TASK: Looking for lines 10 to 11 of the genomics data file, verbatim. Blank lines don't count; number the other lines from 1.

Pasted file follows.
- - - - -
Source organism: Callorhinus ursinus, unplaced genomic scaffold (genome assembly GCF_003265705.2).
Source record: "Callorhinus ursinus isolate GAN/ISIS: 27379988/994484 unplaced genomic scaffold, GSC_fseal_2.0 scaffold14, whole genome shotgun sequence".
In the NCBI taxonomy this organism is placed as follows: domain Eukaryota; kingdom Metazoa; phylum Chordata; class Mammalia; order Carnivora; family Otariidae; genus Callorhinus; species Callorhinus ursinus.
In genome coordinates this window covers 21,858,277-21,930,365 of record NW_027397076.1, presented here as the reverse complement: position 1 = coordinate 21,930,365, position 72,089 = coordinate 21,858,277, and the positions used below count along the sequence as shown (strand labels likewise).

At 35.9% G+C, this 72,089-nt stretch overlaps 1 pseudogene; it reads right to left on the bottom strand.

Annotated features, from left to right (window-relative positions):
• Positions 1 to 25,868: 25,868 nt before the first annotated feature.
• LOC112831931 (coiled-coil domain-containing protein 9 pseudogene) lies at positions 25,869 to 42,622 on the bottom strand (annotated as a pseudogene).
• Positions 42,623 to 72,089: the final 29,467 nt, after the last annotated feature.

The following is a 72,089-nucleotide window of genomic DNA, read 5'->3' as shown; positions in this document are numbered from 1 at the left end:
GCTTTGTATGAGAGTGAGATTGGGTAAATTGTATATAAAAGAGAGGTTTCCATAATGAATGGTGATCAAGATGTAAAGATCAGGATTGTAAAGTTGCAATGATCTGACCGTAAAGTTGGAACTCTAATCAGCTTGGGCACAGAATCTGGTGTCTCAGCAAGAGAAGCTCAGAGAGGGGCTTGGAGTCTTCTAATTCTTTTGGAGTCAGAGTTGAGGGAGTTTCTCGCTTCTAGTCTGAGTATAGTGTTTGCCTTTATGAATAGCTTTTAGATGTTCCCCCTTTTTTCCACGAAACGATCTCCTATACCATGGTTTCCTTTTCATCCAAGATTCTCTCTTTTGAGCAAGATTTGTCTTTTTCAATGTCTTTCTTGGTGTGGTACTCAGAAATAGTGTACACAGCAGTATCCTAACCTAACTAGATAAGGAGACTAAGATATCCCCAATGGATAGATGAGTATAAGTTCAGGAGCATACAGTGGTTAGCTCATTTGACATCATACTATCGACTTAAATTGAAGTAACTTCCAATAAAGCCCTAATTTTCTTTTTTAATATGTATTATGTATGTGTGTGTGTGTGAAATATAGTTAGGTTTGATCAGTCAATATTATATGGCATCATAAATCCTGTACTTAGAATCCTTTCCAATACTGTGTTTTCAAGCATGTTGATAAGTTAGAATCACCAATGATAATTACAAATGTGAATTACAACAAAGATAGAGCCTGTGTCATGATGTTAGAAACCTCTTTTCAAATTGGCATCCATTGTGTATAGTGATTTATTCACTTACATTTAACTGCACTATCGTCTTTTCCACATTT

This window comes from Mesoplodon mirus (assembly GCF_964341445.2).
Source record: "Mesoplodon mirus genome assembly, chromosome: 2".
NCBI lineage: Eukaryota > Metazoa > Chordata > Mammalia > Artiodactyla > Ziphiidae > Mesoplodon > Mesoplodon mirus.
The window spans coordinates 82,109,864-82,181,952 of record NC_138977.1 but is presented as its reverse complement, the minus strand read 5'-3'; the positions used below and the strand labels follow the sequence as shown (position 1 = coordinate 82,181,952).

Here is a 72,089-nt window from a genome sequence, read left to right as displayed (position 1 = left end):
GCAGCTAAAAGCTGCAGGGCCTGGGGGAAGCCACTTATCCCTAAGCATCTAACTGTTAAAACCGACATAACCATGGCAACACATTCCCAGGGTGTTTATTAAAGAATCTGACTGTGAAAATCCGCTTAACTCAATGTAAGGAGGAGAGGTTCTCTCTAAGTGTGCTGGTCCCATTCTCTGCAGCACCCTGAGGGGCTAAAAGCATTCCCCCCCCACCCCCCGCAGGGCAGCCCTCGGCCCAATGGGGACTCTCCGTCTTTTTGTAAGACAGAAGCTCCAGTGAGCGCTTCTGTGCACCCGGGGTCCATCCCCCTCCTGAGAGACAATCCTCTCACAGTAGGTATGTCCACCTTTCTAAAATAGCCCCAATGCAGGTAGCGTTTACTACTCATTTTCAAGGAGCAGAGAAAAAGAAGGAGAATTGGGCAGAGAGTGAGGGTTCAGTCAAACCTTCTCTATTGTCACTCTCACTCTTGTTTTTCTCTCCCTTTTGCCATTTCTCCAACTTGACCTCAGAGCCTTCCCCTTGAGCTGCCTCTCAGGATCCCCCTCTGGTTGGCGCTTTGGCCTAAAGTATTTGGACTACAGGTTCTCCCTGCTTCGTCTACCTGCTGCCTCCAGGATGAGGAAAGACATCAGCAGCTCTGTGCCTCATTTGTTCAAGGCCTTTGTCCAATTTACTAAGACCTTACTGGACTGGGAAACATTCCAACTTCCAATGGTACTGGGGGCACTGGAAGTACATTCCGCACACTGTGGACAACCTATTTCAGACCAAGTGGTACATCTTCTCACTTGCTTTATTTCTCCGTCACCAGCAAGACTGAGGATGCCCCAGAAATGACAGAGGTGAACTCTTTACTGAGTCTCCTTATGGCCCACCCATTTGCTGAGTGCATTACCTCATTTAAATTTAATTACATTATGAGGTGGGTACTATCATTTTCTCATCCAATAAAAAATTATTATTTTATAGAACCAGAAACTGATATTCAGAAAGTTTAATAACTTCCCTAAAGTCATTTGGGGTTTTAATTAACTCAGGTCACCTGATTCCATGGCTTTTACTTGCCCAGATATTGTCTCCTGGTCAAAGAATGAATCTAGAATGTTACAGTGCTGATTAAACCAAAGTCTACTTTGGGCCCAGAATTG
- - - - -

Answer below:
The following is a 72,089-nucleotide window of genomic DNA, read 5'->3' as shown; positions in this document are numbered from 1 at the left end:
GCTTTGTATGAGAGTGAGATTGGGTAAATTGTATATAAAAGAGAGGTTTCCATAATGAATGGTGATCAAGATGTAAAGATCAGGATTGTAAAGTTGCAATGATCTGACCGTAAAGTTGGAACTCTAATCAGCTTGGGCACAGAATCTGGTGTCTCAGCAAGAGAAGCTCAGAGAGGGGCTTGGAGTCTTCTAATTCTTTTGGAGTCAGAGTTGAGGGAGTTTCTCGCTTCTAGTCTGAGTATAGTGTTTGCCTTTATGAATAGCTTTTAGATGTTCCCCCTTTTTTCCACGAAACGATCTCCTATACCATGGTTTCCTTTTCATCCAAGATTCTCTCTTTTGAGCAAGATTTGTCTTTTTCAATGTCTTTCTTGGTGTGGTACTCAGAAATAGTGTACACAGCAGTATCCTAACCTAACTAGATAAGGAGACTAAGATATCCCCAATGGATAGATGAGTATAAGTTCAGGAGCATACAGTGGTTAGCTCATTTGACATCATACTATCGACTTAAATTGAAGTAACTTCCAATAAAGCCCTAATTTTCTTTTTTAATATGTATTATGTATGTGTGTGTGTGTGAAATATAGTTAGGTTTGATCAGTCAATATTATATGGCATCATAAATCCTGTACTTAGAATCCTTTCCAATACTGTGTTTTCAAGCATGTTGATAAGTTAGAATCACCAATGATAATTACAAATGTGAATTACAACAAAGATAGAGCCTGTGTCATGATGTTAGAAACCTCTTTTCAAATTGGCATCCATTGTGTATAGTGATTTATTCACTTACATTTAACTGCACTATCGTCTTTTCCACATTT